Schoolboy Q – Habits & Contradictions [Album Review]

In concurrence with the recent release and success of Kendrick Lamar’s good kid, m.A.A.d city, which sold over 240K units in its first week, I would like to introduce fellow TDE member, Schoolboy Q. If you haven’t already heard of Q, known by many for his features on Kendrick’s “Michael Jordan‘ and Macklemore and Ryan Lewis’ ‘White Walls,’ he is recognized by his dark lyrics marked with a deep, raspy voice drawn out from years of sipping lean and smoking. Arguably the most gudda member of the Black Hippy crew, Schoolboy Q’s latest and most critically acclaimed album, Habits & Contradictions, is a great introduction to his style. In it, he reveals sagas of pill selling, drugs, partying, women and seeking atonement for his past.

The album begins with ‘Sacrilegious,’ a slow song with quarter notes marked by a steady kick drum and a scattered strum or pluck of the guitar in the background. It kind of has a rock feel to it. Here, we take a look into Q’s mind where he wonders if God to will ever exonerate him for the faithless acts he committed in the past.

Prayers not close to me as I bow down and take a knee
Hell goes far as the eye can see
Hoodies and weaponry
Naïve to being free
Locked up, we chasing keys
How ya eyes investigate us
While we look up to entertainers, ball players, pistol bangers
Big brothers, uncles, uncles

By this, he means that many kids are lost, confused by the true definition of freedom, perceiving it to mean that they are free to live their lives any way they please, by selling “keys” (kilos) and getting quick cash. They are “locked up” in the sense that a life of delinquency has a predetermined path, one that leads to confinement and incarceration. This is a very ironic coming from Q; a contradiction, indeed.

Another notable track is ‘Hands on tHe WHeel‘ featuring A$AP Rocky, which is ideal for a party or a long car ride. The catchy chorus, witty lyrics and original production make this one of my favorite cuts from the album. “Weed and brews, weed and brews/Life for me is just weed and brews/If I fucked her once, then I can fuck her twice/Yeah you heard me right, I might fuck tonight.”

In today’s world of hip-hop, production play a huge factor in determining the success and popularity of an artist, and the Black Hippy collective fully comprehend this. From Jay Rock to Kendrick to Ab-Soul to Schoolboy Q, each artist has found producers that are able to tailor toand build upon their flow, making them even more unique. Credit goes out to the dope in-house production team that is Digi+Phonics and THC. ‘Oxy Music’ is a great illustration of THC’s abilities with a simple drum pattern and an eerie melody that sounds like a tune from a child’s ballerina music box playing in the back while Q raps about hustling oxy and cooking crack. Another example of this production quality comes from Dave Free of Digi+Phonics’ ‘Blessed,’ which discusses how fortunate Q is regardless of the heavy occurrences going on in his life. The booming bass and elongated synths move your head to the beat while soothing angelic voices relax your mind.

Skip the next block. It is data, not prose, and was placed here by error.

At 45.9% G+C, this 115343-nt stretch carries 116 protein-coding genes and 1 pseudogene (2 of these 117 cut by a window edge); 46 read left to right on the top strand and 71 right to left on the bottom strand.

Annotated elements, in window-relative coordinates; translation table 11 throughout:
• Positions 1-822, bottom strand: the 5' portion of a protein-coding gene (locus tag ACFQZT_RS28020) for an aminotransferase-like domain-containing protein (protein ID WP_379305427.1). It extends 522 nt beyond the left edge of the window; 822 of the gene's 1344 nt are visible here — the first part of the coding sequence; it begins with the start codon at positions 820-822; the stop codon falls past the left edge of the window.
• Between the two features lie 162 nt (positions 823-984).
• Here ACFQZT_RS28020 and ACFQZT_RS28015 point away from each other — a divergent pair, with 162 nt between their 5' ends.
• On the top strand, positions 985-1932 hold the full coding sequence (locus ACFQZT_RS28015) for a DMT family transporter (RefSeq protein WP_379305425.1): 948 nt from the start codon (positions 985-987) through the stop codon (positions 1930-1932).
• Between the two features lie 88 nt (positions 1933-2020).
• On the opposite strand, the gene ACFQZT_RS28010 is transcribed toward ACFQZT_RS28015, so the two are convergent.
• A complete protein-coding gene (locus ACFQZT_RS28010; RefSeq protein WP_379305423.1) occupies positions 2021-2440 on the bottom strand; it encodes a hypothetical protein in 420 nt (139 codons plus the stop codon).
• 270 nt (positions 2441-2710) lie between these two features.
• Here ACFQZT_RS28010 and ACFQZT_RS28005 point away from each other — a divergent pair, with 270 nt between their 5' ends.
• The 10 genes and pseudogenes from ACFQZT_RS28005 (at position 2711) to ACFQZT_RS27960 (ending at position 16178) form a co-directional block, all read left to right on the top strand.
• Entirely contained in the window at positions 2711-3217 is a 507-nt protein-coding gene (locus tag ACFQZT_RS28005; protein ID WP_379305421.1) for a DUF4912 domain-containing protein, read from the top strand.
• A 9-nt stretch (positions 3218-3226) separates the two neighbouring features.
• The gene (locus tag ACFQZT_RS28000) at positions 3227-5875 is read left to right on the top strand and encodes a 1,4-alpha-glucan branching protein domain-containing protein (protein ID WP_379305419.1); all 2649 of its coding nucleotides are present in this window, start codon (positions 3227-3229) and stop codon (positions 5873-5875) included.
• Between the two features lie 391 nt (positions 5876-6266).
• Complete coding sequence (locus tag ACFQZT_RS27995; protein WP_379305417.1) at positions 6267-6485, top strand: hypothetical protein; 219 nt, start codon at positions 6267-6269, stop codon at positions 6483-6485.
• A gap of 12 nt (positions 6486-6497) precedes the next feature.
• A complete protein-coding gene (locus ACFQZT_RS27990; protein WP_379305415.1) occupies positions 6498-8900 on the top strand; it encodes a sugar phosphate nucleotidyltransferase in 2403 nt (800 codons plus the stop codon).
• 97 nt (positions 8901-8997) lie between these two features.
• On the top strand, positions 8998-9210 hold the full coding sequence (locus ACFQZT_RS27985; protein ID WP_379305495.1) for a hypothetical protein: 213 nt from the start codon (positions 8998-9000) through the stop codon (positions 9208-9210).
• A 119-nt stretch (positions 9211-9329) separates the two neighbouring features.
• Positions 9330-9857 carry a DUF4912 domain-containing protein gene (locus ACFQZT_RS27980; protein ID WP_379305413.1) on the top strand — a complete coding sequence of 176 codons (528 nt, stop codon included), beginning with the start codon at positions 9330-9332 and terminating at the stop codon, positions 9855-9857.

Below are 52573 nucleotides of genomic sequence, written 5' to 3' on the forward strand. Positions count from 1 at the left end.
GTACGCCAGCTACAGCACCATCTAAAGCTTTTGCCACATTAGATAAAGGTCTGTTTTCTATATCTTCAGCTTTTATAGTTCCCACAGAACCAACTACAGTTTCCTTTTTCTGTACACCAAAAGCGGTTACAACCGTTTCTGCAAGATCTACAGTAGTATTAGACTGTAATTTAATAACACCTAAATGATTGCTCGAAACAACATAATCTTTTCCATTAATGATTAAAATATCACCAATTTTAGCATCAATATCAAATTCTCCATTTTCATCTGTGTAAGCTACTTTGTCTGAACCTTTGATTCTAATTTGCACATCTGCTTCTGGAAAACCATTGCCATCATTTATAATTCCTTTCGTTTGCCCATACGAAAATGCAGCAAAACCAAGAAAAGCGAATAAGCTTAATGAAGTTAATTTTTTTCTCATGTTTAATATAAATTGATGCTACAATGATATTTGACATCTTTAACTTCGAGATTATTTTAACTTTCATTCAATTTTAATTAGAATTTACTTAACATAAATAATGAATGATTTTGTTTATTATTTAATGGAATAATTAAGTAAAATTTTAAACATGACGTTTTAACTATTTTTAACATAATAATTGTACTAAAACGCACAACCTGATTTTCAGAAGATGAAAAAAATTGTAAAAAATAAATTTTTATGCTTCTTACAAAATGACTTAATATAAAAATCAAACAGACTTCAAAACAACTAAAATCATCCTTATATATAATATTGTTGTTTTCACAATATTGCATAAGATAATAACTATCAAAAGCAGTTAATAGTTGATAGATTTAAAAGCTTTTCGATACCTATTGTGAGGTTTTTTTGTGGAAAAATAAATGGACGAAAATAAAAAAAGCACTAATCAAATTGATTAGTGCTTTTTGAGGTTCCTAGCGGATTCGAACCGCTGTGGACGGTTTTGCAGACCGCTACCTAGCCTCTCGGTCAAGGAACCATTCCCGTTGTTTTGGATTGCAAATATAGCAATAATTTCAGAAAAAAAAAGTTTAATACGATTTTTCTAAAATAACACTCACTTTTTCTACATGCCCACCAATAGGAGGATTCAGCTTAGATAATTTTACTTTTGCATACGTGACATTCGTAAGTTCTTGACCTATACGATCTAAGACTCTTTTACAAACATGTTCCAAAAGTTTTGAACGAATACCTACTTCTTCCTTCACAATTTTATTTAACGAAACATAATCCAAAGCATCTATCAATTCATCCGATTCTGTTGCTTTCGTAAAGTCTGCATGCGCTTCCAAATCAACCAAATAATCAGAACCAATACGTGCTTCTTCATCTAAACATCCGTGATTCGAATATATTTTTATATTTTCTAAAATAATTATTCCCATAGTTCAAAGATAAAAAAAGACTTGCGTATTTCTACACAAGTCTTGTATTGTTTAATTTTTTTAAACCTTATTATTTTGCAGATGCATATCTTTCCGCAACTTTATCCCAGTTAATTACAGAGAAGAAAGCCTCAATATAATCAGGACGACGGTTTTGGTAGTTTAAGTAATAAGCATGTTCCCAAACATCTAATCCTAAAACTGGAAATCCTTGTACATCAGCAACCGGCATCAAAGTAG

Habits & Contradictions is a must have for any serious Kendrick fan, Black Hippy enthusiast, aspiring producer, hip-hop fanatic or anyone in between. There is a reason this album is one the top played albums on my iTunes. Features on the album include Jay Rock, Ab-Soul, A$AP Rocky, Kendrick Lamar, Dom Kennedy, Curren$y, and Jhene Aiko. If you want to hear more from Schoolboy, be sure to cop his first album Setbacks as well as his past mixtapes Gangsta & Soul and Schoolboy Turned Hustla.

Every step to getting deeper
Survival my main concern
Marinating in Satan’s sweat, take a sip of this holy water
Hoping God still keep me blessed
With a dark shield for my armor


Nightmare On Figg St [Prod. by A$AP Ty Beats]

Druggys WitH Hoes Again Feat. Ab-Soul [Prod. by Nez & Rio]

Blessed feat. Kendrick Lamar [Dave Free of Digi+Phonics]

My Homie (Prod. The Alchemist)